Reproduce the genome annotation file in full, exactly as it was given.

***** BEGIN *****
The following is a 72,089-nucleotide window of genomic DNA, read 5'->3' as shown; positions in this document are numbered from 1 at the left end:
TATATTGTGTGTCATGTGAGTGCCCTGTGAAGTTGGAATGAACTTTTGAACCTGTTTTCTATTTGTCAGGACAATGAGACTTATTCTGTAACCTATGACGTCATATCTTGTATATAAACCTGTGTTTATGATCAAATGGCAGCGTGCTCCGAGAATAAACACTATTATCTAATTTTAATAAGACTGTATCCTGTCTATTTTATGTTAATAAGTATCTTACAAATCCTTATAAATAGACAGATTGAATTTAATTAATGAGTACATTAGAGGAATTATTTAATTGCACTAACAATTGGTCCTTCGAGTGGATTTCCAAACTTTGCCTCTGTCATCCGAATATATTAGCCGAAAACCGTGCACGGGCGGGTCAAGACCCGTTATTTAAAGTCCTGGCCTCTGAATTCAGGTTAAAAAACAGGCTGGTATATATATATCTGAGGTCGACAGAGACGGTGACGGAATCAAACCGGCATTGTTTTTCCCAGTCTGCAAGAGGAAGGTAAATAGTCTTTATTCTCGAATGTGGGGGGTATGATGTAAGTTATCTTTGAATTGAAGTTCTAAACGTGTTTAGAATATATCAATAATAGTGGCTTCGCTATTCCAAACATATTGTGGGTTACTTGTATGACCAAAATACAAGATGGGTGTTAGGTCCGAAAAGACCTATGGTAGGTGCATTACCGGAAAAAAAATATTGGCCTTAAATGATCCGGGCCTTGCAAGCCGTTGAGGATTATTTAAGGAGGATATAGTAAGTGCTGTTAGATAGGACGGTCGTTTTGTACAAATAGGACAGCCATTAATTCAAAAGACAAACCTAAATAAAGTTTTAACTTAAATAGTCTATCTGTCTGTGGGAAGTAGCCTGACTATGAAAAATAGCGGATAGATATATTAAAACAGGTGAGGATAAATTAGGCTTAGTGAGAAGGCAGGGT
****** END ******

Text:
The following is a 72,089-nucleotide window of genomic DNA, read 5'->3' as shown; positions in this document are numbered from 1 at the left end:
TATATTGTGTGTCATGTGAGTGCCCTGTGAAGTTGGAATGAACTTTTGAACCTGTTTTCTATTTGTCAGGACAATGAGACTTATTCTGTAACCTATGACGTCATATCTTGTATATAAACCTGTGTTTATGATCAAATGGCAGCGTGCTCCGAGAATAAACACTATTATCTAATTTTAATAAGACTGTATCCTGTCTATTTTATGTTAATAAGTATCTTACAAATCCTTATAAATAGACAGATTGAATTTAATTAATGAGTACATTAGAGGAATTATTTAATTGCACTAACAATTGGTCCTTCGAGTGGATTTCCAAACTTTGCCTCTGTCATCCGAATATATTAGCCGAAAACCGTGCACGGGCGGGTCAAGACCCGTTATTTAAAGTCCTGGCCTCTGAATTCAGGTTAAAAAACAGGCTGGTATATATATATCTGAGGTCGACAGAGACGGTGACGGAATCAAACCGGCATTGTTTTTCCCAGTCTGCAAGAGGAAGGTAAATAGTCTTTATTCTCGAATGTGGGGGGTATGATGTAAGTTATCTTTGAATTGAAGTTCTAAACGTGTTTAGAATATATCAATAATAGTGGCTTCGCTATTCCAAACATATTGTGGGTTACTTGTATGACCAAAATACAAGATGGGTGTTAGGTCCGAAAAGACCTATGGTAGGTGCATTACCGGAAAAAAAATATTGGCCTTAAATGATCCGGGCCTTGCAAGCCGTTGAGGATTATTTAAGGAGGATATAGTAAGTGCTGTTAGATAGGACGGTCGTTTTGTACAAATAGGACAGCCATTAATTCAAAAGACAAACCTAAATAAAGTTTTAACTTAAATAGTCTATCTGTCTGTGGGAAGTAGCCTGACTATGAAAAATAGCGGATAGATATATTAAAACAGGTGAGGATAAATTAGGCTTAGTGAGAAGGCAGGGT